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Life Cinematic: Sam Taylor-Johnson's 8 favourite movie scenes

13 February 2020

Film-maker Sam Taylor-Johnson, director of Fifty Shades of Grey, Nowhere Boy and A Million Little Pieces, selects her favourite film moments. Making the grade are scenes from One Flew Over the Cuckoo's Nest, Don't Look Now, The Piano, Beau Travail and Grand Budapest Hotel.

Sam Taylor-Johnson and Edith Bowman on Life Cinematic

In the third episode of Life Cinematic, film-maker Sam Taylor-Johnson highlights the movie scenes that have influenced her life and career.

In categories including Screenplay, Sex Scene, Production Design and Dancing Scene, Taylor-Johnson's choices range from classics such as One Flew Over the Cuckoo’s Nest and Don't Look Now to modern blockbusters, including The Talented Mr Ripley and Brokeback Mountain, to unconventional French masterpiece Beau Travail.

Watch Life Cinematic to explore the films here further, through breakdowns of classic scenes and in-depth insights into the art of movie-making; Sam Taylor-Johnson talks to Edith Bowman on BBC Four on Thursday 13 February and on BBC iPlayer.

It’s a beautiful love story of two people surviving the most traumatic tragedy.

Read on to find out which performances Sam picked in The Sex Scene category...

Category - THE SCORE

The Piano (1993)

Director Jane Campion’s haunting gothic romance is the story of a widow sold into marriage in mid-1800s New Zealand, accompanied only by her daughter and her piano.

The mute Ada’s beloved instrument is a vital outlet for her inner thoughts and feelings, so composer Michael Nyman felt an understandable pressure writing the music for her to play:

“For a male composer with a history of minimalist writing at the end of the 20th century, finding that voice didn't come easily.”

His celebrated soundtrack would sell over three million copies - including one bought by a 26-year-old Sam Taylor-Wood.

We’re hearing her voice through his score... Understanding everything that she wants to say through the piano.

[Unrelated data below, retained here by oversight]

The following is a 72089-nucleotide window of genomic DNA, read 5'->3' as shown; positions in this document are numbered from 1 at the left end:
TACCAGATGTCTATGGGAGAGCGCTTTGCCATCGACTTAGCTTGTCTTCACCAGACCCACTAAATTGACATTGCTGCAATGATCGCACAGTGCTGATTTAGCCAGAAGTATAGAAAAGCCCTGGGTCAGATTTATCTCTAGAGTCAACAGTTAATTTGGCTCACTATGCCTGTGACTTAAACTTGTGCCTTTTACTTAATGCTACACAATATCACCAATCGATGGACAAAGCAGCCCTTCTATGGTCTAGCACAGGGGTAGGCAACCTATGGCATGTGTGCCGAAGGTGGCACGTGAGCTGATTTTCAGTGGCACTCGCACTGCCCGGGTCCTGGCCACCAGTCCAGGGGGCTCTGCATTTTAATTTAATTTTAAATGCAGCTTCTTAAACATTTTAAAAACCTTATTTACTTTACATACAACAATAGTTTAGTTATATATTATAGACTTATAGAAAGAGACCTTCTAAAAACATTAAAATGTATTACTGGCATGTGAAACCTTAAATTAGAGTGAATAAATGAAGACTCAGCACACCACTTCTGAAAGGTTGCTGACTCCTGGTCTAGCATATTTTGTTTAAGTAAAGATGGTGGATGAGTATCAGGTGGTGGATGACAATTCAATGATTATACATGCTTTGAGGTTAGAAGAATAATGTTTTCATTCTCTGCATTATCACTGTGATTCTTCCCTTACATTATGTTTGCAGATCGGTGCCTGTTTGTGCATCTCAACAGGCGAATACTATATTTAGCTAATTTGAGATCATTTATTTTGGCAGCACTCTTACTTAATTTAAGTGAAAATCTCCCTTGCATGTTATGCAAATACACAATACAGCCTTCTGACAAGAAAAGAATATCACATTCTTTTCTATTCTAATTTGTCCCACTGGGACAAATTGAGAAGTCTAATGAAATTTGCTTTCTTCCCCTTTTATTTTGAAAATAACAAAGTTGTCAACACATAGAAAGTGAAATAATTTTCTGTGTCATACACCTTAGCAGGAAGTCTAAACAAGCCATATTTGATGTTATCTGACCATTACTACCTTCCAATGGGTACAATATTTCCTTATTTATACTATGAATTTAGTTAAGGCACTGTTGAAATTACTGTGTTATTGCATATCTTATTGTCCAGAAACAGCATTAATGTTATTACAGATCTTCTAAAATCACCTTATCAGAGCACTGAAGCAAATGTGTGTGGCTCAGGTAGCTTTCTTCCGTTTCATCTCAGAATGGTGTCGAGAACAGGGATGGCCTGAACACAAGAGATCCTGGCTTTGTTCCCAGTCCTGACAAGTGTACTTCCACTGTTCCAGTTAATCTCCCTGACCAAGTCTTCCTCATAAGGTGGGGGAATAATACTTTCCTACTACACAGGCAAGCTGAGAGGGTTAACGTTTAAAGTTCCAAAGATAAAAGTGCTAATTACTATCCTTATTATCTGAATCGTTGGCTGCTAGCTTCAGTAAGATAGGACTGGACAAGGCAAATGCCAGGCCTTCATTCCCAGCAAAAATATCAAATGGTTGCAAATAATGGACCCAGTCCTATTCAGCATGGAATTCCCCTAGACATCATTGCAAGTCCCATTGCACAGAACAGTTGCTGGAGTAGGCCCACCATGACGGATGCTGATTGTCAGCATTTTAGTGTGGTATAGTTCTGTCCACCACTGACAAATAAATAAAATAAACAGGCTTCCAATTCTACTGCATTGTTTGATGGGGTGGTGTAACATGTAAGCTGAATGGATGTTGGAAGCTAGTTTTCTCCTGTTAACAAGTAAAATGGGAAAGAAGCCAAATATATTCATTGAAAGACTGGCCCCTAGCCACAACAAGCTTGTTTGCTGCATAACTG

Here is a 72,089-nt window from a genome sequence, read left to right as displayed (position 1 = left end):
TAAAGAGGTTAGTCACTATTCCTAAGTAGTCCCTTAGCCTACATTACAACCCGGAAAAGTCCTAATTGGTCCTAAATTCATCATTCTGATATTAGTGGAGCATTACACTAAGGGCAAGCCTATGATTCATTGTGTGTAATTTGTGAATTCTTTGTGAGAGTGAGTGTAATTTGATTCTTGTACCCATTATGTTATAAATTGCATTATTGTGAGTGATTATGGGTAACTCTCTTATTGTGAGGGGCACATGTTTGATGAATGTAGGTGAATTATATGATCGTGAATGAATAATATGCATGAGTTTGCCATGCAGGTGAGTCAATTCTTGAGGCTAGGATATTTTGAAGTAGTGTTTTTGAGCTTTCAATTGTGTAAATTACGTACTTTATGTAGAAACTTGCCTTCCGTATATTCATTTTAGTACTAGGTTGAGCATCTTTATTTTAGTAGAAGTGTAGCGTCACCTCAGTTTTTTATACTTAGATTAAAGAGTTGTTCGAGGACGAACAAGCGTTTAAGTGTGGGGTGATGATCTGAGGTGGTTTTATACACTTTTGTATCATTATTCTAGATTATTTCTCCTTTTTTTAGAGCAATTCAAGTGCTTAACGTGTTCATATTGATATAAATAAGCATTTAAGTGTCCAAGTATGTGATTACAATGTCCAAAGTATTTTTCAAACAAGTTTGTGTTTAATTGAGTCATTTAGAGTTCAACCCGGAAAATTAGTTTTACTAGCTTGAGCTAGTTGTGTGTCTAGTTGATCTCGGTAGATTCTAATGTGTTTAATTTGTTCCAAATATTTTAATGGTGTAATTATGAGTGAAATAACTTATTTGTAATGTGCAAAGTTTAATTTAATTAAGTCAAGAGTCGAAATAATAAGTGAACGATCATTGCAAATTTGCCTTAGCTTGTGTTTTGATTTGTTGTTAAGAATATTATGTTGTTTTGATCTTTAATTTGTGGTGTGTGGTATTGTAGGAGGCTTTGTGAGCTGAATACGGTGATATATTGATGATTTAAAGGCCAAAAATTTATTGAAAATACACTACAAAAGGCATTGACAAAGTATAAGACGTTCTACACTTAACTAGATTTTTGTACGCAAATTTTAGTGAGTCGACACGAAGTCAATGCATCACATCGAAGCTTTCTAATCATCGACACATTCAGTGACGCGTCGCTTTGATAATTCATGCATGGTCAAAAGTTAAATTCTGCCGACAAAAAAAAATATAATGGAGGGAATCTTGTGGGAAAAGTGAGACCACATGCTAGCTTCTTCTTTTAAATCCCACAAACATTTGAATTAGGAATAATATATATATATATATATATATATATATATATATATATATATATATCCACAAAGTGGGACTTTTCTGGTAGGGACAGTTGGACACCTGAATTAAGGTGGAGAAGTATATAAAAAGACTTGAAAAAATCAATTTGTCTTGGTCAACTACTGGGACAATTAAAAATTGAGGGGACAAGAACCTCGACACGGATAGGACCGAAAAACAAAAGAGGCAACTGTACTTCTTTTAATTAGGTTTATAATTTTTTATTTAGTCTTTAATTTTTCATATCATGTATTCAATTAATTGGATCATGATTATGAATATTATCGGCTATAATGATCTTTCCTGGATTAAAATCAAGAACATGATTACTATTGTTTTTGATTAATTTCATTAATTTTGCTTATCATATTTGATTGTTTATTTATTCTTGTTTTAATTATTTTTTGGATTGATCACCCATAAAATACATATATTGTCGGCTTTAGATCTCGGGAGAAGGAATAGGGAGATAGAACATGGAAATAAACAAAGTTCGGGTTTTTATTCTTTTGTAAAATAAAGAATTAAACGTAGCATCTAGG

Sam Taylor-Johnson, Life Cinematic

Category - THE VILLAIN

The Talented Mr Ripley (1999)

Patricia Highsmith’s Tom Ripley novels have been adapted for the screen multiple times, with actors from Alain Delon to John Malkovich playing the psychotic career criminal.

Anthony Minghella was determined to find the perfect lead for his version of the first Ripley book - particularly as the character appears in every frame. He chose to cast against type, giving the role to Matt Damon, then best known for the heartwarming Good Will Hunting:

"Someone cool would have distanced the audience. But Matt has a credibility and warmth and generosity... that make you want to go on that journey with him, inch by inch.”

Matt Damon has crafted this so perfectly.
Sam Taylor-Johnson, Life Cinematic

Category - THE SCREENPLAY

One Flew Over The Cuckoo’s Nest (1975)

Counterculture hero and Merry Prankster Ken Kesey’s 1962 novel was a powerful study of a psychiatric ward and its inmates, narrated by seemingly deaf/mute patient Chief Bromden, and told in the form of vivid hallucinations.

In bringing the book to screen, director Miloš Forman abandoned this dreamlike narration in favour of a simple, objectively presented world - with Oscar-winning results.

Kesey was initially involved with the film but left after just two weeks, taking out a lawsuit against its creators. According to producer Michael Douglas:

“Like a lot of novelists trying to adapt their own material, it didn’t work out.”

When you’re translating a book to the screen, you have to leave a lot of what’s in the book behind.
Sam Taylor-Johnson, Life Cinematic

Category - THE PROTAGONIST

A Woman Under The Influence (1974)

Written by indie visionary John Cassavetes for his actress wife Gena Rowlands, A Woman Under The Influence is the hyper-real tale of a working class housewife’s breakdown, institutionalisation and subsequent return home.